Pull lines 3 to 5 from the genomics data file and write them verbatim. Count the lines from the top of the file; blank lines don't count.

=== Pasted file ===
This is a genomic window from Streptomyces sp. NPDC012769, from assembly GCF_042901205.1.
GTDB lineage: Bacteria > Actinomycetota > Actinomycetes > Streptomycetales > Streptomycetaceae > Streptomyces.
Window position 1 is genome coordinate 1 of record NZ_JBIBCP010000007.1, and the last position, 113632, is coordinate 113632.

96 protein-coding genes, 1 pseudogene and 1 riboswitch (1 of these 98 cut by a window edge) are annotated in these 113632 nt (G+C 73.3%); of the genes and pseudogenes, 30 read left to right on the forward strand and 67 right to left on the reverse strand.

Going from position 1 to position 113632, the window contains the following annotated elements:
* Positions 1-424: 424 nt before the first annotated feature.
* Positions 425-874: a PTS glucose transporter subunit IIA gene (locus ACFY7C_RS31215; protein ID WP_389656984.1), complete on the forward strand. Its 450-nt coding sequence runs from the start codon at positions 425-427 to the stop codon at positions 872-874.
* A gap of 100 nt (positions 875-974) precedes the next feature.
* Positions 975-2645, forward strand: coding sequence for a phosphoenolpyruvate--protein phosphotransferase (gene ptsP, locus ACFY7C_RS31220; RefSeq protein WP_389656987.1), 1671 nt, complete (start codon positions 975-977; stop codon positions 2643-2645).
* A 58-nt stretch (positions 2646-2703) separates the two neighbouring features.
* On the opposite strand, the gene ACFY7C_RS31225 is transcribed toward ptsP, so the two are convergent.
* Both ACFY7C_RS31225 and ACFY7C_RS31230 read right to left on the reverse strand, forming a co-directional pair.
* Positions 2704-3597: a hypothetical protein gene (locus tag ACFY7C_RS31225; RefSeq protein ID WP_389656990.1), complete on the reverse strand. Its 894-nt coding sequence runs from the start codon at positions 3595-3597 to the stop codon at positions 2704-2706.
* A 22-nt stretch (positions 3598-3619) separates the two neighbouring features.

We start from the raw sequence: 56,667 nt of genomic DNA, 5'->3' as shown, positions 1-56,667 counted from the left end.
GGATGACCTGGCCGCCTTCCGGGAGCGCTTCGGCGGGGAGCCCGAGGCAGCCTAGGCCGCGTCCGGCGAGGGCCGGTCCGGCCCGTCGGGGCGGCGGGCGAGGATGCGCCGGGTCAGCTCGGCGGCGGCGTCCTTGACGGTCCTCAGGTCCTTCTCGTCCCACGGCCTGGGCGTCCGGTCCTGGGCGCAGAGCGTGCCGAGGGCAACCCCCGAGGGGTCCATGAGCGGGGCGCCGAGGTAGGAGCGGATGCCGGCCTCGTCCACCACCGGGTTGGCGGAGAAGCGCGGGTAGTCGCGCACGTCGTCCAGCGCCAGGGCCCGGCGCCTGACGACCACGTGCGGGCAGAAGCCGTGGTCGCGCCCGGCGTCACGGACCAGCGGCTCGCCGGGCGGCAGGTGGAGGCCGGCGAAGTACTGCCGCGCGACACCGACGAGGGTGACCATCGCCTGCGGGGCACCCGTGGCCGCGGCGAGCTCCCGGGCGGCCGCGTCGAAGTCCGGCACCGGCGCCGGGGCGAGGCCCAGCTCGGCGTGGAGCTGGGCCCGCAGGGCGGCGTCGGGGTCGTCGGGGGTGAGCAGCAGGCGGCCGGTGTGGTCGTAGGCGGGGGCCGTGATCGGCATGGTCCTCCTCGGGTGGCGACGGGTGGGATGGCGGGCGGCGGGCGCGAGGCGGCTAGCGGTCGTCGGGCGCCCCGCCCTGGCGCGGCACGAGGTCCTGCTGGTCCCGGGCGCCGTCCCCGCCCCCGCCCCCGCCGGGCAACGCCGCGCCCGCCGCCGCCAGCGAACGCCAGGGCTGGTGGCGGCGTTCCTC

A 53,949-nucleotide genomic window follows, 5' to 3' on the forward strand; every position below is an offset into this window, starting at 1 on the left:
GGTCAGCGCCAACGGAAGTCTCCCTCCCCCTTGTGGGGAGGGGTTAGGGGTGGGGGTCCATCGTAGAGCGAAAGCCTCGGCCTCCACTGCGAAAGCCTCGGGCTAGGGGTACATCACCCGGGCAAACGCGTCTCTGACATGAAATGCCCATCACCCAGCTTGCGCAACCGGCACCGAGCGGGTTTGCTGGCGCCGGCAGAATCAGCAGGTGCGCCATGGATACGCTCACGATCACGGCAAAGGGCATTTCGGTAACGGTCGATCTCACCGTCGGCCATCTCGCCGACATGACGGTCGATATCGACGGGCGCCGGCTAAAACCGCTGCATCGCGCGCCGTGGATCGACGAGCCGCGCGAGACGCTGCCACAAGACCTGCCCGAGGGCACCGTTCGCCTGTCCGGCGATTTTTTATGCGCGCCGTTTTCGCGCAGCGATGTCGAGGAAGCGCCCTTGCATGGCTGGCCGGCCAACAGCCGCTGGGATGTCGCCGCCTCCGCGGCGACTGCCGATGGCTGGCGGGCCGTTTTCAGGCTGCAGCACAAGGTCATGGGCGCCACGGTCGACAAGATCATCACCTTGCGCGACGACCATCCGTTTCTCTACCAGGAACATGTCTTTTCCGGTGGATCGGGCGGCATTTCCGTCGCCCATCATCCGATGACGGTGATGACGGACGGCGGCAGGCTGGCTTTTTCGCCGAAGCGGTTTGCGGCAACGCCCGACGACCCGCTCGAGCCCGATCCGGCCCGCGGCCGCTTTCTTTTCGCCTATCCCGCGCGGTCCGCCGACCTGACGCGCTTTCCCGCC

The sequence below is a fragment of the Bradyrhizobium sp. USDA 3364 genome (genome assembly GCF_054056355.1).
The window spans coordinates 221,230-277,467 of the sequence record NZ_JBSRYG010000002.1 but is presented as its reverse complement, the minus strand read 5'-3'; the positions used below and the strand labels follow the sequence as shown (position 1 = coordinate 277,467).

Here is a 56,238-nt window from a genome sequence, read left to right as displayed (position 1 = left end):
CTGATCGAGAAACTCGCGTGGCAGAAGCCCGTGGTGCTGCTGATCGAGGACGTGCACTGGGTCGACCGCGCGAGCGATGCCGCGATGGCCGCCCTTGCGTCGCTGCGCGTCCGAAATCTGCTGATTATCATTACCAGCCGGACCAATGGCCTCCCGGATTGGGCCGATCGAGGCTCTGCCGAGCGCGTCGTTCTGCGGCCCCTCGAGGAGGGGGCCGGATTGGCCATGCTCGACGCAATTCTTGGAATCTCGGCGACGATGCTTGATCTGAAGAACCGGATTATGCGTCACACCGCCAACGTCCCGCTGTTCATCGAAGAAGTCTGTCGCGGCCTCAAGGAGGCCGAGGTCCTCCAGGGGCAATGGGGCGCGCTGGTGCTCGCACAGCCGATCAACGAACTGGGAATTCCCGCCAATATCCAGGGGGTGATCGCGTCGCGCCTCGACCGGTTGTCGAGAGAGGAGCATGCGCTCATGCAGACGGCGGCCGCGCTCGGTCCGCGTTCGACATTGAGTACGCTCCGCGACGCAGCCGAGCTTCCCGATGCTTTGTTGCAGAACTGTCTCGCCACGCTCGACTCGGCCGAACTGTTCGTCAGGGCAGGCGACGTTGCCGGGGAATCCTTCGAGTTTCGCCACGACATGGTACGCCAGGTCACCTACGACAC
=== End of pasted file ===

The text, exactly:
Window position 1 is genome coordinate 1 of record NZ_JBIBCP010000007.1, and the last position, 113632, is coordinate 113632.

96 protein-coding genes, 1 pseudogene and 1 riboswitch (1 of these 98 cut by a window edge) are annotated in these 113632 nt (G+C 73.3%); of the genes and pseudogenes, 30 read left to right on the forward strand and 67 right to left on the reverse strand.

Going from position 1 to position 113632, the window contains the following annotated elements: